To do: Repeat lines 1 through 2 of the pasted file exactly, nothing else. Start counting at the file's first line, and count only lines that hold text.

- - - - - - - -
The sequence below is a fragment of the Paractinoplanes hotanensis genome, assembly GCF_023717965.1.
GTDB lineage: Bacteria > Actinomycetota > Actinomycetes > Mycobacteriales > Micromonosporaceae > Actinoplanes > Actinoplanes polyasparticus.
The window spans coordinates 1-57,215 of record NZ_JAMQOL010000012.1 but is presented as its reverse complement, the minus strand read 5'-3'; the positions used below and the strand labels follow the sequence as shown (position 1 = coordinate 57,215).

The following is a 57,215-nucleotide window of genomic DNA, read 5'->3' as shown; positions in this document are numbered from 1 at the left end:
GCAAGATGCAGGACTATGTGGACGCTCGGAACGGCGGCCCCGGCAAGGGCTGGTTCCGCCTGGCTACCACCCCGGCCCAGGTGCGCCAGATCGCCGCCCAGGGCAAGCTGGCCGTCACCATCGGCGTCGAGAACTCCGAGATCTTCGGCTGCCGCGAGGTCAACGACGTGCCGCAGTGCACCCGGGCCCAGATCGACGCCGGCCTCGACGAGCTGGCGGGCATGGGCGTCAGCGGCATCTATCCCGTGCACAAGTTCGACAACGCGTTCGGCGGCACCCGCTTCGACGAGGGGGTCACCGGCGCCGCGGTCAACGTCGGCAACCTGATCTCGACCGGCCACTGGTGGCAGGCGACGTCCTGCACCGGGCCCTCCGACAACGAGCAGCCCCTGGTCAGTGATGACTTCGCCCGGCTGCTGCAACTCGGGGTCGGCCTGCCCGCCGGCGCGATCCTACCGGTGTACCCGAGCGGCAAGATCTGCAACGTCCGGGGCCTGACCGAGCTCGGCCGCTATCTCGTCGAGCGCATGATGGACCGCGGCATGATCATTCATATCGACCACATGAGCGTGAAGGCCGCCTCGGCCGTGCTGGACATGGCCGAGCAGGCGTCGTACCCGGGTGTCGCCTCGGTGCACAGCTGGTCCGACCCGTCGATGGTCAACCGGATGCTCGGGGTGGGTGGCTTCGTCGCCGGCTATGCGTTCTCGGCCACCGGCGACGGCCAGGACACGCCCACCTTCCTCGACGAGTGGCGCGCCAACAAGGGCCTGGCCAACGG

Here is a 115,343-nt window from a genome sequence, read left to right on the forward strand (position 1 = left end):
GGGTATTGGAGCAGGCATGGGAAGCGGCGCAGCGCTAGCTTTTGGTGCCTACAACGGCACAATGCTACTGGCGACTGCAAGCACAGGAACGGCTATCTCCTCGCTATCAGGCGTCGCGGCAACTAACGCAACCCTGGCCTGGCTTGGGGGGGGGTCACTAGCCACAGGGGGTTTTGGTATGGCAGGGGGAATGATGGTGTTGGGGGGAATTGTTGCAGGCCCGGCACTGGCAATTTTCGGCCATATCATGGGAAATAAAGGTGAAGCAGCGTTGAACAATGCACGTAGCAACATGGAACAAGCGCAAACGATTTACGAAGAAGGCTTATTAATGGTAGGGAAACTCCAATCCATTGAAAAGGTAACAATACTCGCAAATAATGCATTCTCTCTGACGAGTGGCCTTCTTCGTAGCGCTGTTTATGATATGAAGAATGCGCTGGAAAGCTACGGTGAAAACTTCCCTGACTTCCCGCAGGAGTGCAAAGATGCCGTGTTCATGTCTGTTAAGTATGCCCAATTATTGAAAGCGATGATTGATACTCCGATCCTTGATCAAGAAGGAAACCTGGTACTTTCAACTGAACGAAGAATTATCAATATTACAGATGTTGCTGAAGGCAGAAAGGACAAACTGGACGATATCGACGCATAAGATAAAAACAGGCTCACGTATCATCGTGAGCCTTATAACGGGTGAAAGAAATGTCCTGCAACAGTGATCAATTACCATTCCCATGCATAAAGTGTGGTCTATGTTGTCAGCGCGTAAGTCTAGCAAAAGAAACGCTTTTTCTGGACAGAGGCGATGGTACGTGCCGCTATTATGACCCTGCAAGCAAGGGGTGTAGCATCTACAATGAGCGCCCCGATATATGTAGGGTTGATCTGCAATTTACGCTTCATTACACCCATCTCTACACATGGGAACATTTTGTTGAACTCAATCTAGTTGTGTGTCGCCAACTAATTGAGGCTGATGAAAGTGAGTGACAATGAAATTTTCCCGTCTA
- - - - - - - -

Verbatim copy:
The sequence below is a fragment of the Paractinoplanes hotanensis genome, assembly GCF_023717965.1.
GTDB lineage: Bacteria > Actinomycetota > Actinomycetes > Mycobacteriales > Micromonosporaceae > Actinoplanes > Actinoplanes polyasparticus.